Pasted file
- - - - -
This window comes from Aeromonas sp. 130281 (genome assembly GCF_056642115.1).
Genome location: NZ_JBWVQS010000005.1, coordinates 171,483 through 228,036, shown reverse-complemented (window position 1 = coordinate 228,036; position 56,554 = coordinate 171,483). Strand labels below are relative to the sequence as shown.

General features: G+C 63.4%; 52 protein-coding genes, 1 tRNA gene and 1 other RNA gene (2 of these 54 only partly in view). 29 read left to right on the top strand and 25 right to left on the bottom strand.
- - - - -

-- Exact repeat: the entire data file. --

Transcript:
This window comes from Aeromonas sp. 130281 (genome assembly GCF_056642115.1).
Genome location: NZ_JBWVQS010000005.1, coordinates 171,483 through 228,036, shown reverse-complemented (window position 1 = coordinate 228,036; position 56,554 = coordinate 171,483). Strand labels below are relative to the sequence as shown.

General features: G+C 63.4%; 52 protein-coding genes, 1 tRNA gene and 1 other RNA gene (2 of these 54 only partly in view). 29 read left to right on the top strand and 25 right to left on the bottom strand.